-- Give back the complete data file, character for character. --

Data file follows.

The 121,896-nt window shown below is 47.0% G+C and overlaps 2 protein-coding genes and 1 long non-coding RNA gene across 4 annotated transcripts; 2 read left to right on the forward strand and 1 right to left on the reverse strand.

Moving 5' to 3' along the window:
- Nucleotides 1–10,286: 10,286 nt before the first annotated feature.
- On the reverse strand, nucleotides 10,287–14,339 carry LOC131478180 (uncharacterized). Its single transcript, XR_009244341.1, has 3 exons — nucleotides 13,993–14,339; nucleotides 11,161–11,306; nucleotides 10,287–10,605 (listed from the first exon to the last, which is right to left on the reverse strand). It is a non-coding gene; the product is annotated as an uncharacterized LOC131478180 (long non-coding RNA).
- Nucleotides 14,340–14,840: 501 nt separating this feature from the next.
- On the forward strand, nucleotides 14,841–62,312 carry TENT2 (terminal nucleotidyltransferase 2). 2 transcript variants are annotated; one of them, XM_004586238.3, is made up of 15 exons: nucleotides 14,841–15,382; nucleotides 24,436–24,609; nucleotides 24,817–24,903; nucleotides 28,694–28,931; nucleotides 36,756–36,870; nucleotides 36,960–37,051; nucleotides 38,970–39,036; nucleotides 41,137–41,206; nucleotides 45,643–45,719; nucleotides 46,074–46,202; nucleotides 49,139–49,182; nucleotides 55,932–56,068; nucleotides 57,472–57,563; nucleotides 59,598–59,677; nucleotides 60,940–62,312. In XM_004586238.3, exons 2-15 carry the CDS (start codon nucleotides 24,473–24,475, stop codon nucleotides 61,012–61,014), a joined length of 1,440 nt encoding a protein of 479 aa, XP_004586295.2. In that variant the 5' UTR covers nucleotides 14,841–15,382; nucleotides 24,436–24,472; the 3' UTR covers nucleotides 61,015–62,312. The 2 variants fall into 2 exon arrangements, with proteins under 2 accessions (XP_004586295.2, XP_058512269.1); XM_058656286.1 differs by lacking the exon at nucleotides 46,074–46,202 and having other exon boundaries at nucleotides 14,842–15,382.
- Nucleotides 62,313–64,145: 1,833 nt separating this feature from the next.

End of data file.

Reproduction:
The 121,896-nt window shown below is 47.0% G+C and overlaps 2 protein-coding genes and 1 long non-coding RNA gene across 4 annotated transcripts; 2 read left to right on the forward strand and 1 right to left on the reverse strand.

Moving 5' to 3' along the window:
- Nucleotides 1–10,286: 10,286 nt before the first annotated feature.
- On the reverse strand, nucleotides 10,287–14,339 carry LOC131478180 (uncharacterized). Its single transcript, XR_009244341.1, has 3 exons — nucleotides 13,993–14,339; nucleotides 11,161–11,306; nucleotides 10,287–10,605 (listed from the first exon to the last, which is right to left on the reverse strand). It is a non-coding gene; the product is annotated as an uncharacterized LOC131478180 (long non-coding RNA).
- Nucleotides 14,340–14,840: 501 nt separating this feature from the next.
- On the forward strand, nucleotides 14,841–62,312 carry TENT2 (terminal nucleotidyltransferase 2). 2 transcript variants are annotated; one of them, XM_004586238.3, is made up of 15 exons: nucleotides 14,841–15,382; nucleotides 24,436–24,609; nucleotides 24,817–24,903; nucleotides 28,694–28,931; nucleotides 36,756–36,870; nucleotides 36,960–37,051; nucleotides 38,970–39,036; nucleotides 41,137–41,206; nucleotides 45,643–45,719; nucleotides 46,074–46,202; nucleotides 49,139–49,182; nucleotides 55,932–56,068; nucleotides 57,472–57,563; nucleotides 59,598–59,677; nucleotides 60,940–62,312. In XM_004586238.3, exons 2-15 carry the CDS (start codon nucleotides 24,473–24,475, stop codon nucleotides 61,012–61,014), a joined length of 1,440 nt encoding a protein of 479 aa, XP_004586295.2. In that variant the 5' UTR covers nucleotides 14,841–15,382; nucleotides 24,436–24,472; the 3' UTR covers nucleotides 61,015–62,312. The 2 variants fall into 2 exon arrangements, with proteins under 2 accessions (XP_004586295.2, XP_058512269.1); XM_058656286.1 differs by lacking the exon at nucleotides 46,074–46,202 and having other exon boundaries at nucleotides 14,842–15,382.
- Nucleotides 62,313–64,145: 1,833 nt separating this feature from the next.